Cyberpunk 2077 and how the hype just isn’t worth it

Getting a new (and decent) science-fiction game is probably a once in a half decade experience. There’s a lot of waiting around for scifi fans, especially when fantasy games still tend to dominate the market. Recently, there has been an upswing in scifi content, including when it comes to gaming. The science fiction game everyone is now anticipating is Cyberpunk 2077 – but it is already facing major issues.

Sciifi will always be my favourite genre. It’s just cool. Even though the stories are completely implausible a lot of the time, it can still feel so real. It’s easy to just get swept up in and believe we will somehow manage to actually see our consciousness stored in components so we can switch bodies, or we could really get to whirl a lightsaber around. It won’t happen, but that still isn’t enough to crush all hope. Scifi makes audiences dream. 

Cyberpunk in particular is one of the most loved and interesting sub-genres of science-fiction. It’s known outwardly for its gritty environment which are contrasted with towering cities bursting with neon lights. Such settings can make anyone remotely predisposed to brooding feel as though they are right at home. It’s just a guess but I’m pretty sure Jess Mariano’s novel probably had some cyberpunk themes (which is why he’s a better catch than Logan, sorry Gilmore Girls fans). Cyberpunk is the genre where so often working class people are at the bottom of a pile and capitalism has found new and more maniacal ways to exploit working class people. There are examinations of sex work and disabilities. There are often corrupt cop stories or plots where we follow a down and out protagonist trying to break through the oppression, frustration and utter disenfranchisement that takes root in this setting. It’s our lives. It’s just got flashing lights and cool tech.

But this is why Cyberpunk 2077 is already going down like a led balloon among some fans – because the team behind it don’t seem to really understand what they’re supposed to be creating. Let’s start off with the supreme arrogance to claim the name ‘Cyberpunk’ at all. That would be like Ian McEwan releasing a novel called ‘Science Fiction 2019’ as though it was supposed to redefine the genre and be the go-to book for audiences. It really doesn’t work, and it is supremely ironic when the developers actually seem to hate cyberpunk and their audience.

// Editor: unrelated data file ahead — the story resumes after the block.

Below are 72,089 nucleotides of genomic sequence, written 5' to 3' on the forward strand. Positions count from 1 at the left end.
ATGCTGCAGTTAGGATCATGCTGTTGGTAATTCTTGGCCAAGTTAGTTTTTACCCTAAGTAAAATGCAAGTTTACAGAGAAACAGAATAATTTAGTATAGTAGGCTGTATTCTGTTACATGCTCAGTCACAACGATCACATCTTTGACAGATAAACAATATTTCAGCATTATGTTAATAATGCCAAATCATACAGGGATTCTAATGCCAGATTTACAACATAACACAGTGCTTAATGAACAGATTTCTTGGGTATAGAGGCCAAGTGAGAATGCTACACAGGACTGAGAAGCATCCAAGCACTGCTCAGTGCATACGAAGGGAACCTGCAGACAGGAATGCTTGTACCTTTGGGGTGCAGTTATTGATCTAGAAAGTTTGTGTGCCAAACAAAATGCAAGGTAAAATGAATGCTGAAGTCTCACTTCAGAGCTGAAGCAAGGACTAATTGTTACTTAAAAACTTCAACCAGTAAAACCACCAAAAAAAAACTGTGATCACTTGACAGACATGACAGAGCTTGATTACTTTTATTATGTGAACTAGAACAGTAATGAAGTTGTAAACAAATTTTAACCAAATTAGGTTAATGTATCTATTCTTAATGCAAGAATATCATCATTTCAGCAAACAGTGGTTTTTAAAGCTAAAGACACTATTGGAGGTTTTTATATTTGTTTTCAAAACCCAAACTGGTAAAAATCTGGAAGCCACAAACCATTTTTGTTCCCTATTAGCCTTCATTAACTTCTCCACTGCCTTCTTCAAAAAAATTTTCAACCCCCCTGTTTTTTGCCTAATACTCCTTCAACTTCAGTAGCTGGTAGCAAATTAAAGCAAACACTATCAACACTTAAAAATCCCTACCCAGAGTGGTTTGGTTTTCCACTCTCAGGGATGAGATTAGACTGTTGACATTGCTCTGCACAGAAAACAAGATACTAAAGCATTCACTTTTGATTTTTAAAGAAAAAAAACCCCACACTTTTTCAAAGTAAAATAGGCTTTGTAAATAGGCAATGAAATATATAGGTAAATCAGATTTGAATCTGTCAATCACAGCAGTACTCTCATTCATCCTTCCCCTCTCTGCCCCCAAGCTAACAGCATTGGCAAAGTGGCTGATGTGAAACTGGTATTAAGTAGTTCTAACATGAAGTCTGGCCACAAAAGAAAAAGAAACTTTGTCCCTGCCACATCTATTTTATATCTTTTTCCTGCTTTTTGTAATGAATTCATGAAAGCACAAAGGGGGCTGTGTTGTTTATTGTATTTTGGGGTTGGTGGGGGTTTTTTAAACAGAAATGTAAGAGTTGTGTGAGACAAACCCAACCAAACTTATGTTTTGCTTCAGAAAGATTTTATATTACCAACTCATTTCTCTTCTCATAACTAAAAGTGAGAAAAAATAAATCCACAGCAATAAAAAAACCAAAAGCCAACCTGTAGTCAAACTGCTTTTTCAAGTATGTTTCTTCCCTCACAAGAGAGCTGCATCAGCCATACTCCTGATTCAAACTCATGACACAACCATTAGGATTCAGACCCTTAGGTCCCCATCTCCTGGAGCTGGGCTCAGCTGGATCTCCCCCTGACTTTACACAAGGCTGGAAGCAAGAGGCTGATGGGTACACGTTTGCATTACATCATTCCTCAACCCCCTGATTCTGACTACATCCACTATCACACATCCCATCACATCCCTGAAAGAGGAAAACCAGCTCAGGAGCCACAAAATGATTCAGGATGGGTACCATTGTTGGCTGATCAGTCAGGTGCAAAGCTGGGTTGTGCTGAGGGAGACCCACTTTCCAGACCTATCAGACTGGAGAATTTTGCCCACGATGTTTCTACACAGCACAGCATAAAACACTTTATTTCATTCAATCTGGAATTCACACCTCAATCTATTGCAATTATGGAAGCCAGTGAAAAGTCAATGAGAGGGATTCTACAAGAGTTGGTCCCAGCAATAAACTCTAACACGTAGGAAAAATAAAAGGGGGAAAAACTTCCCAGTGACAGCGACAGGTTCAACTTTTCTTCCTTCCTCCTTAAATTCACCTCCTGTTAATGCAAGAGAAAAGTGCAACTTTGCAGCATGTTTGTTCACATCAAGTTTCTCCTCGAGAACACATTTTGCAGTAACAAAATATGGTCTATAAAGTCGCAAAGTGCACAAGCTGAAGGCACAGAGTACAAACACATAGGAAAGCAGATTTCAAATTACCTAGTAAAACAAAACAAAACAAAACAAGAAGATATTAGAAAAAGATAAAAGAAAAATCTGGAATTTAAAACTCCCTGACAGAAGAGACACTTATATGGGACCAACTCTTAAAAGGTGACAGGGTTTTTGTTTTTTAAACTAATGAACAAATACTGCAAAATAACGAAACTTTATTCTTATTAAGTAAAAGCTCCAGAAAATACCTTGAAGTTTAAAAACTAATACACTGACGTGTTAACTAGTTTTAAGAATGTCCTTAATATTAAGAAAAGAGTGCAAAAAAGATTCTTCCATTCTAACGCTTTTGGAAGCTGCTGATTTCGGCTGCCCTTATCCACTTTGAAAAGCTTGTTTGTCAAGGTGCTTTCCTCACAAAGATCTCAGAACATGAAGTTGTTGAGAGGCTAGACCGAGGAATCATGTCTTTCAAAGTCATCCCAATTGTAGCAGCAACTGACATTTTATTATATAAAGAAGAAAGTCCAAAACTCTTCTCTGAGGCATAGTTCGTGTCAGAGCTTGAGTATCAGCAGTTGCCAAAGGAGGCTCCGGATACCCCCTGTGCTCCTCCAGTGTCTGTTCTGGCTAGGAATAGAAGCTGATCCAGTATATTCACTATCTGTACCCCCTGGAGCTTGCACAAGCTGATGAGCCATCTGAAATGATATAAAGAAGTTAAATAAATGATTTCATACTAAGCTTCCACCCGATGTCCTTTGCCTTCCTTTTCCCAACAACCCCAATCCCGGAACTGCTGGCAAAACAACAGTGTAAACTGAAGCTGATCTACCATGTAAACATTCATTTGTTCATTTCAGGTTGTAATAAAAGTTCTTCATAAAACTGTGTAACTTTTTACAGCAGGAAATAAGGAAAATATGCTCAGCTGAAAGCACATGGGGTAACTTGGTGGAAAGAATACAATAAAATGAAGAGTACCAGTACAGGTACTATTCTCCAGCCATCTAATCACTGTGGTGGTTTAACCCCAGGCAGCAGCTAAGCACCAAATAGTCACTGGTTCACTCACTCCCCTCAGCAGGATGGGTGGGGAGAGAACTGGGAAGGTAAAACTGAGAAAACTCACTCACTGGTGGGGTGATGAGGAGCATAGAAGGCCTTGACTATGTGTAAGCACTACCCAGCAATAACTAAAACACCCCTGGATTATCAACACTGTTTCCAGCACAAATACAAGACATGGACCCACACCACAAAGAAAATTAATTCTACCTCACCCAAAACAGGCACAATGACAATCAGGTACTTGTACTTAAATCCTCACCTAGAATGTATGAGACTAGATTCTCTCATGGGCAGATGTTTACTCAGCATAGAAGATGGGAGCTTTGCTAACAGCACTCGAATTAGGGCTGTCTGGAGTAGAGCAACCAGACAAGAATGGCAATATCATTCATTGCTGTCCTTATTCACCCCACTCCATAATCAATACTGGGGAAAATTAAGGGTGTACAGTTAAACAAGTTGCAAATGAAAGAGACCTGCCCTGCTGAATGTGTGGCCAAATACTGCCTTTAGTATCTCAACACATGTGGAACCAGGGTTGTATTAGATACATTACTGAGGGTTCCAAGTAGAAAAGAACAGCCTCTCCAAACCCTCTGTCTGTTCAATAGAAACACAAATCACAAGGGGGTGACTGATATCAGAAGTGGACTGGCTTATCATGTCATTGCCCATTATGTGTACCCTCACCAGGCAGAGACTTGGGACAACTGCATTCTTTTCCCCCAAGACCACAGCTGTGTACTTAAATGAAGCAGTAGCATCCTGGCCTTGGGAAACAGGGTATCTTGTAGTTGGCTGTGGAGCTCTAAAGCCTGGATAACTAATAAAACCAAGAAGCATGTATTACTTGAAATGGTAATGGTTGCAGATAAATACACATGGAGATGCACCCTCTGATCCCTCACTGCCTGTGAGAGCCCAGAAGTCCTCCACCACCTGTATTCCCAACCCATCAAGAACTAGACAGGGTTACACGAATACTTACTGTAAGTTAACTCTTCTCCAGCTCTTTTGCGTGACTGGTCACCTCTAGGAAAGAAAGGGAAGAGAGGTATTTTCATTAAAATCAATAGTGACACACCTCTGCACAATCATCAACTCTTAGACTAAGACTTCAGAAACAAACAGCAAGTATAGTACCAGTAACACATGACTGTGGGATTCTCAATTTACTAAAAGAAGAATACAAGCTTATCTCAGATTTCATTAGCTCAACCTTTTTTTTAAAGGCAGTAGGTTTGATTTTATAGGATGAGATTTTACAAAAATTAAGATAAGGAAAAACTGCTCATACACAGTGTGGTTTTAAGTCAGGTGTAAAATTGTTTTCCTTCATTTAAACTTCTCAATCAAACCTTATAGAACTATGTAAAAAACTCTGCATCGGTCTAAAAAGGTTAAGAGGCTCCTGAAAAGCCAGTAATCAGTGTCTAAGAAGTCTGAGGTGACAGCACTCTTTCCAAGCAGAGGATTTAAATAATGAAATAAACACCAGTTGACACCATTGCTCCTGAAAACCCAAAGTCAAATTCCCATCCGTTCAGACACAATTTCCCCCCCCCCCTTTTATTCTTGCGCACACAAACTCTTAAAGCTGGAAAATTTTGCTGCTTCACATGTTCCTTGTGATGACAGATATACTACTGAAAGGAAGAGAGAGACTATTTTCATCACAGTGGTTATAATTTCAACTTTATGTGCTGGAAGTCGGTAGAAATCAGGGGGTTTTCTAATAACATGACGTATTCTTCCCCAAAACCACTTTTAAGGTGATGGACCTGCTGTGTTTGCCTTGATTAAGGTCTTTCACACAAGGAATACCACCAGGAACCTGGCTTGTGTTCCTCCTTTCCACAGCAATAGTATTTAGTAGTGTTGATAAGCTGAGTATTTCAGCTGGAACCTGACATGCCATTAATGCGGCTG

The developers’ first stroll into hot water was when they implied that body modification makes characters less pure, and that was something they wanted to feature in their game. This is just laughable for anyone vaguely familiar with science fiction at all, never mind just cyberpunk. Body modification is often used and explored with sensitivity. It’s often simply a futuristic way to look at accessibility. Prosthetics, for instance, in reality are body modifications. If you’ve ever needed a steel plate to reinforce your bones that’s a modification. Skin grafts are modifications to the body. Hell, transplants are. We already have a culture of modifying the body and that’s good. Science fiction is simply a way to look at other ways to do this. It shouldn’t be a moral judgement because that is ableist and makes no sense. If you’re especially referring to women as less pure for modifying their bodies then this is misogyny and it just comes off like a creepy team of men whose only way to control women and get them ‘pure’ enough is through crappy character writing done with the maturity of a pre-teen who thinks adding swear words to a piece of writing is cutting edge.

Cyberpunk 2077 screwed up worse still when the official Twitter account made a “did you just assume my gender?” ‘joke’ and then issued a non-apology apology when called out. There are some scifi fans and creators who just should not be able to claim any real love or respect for the genre. There’s a strong and loud group of people within scifi who will argue (as though their lives depend upon it) about the different intricacies of the various species in Star Wars and get very annoyed if lore isn’t followed – but then reject actual science and gender diversity in real life. This isn’t just about scifi being a safe space – although it absolutely should be – but such scornful fans don’t even really like scifi. They can’t. Not if they don’t respect the nuances in the stories which are supposed to explore themes of classism, sexism and ableism. They are the basic foundations of cyberpunk. True, the stories aren’t always done well at all but that’s because mediocre men keep creeping in this space that they have zero claim to – a bit like how David Cage used civil rights and Black Lives Matter to try and make Detroit pretty but actually just ripped off these important movements because he never really understood their power.

It’s okay though. It’ll be worth the wait for the next decent scifi game. Perhaps in the meantime, developers will learn the point of speculative fiction has always been to punch up but it extravagant ways. Maybe marketing teams too will learn that it’s not the best idea to either insult the audience – or show a complete lack of respect of the history of the genre their brand is trying to lead in.

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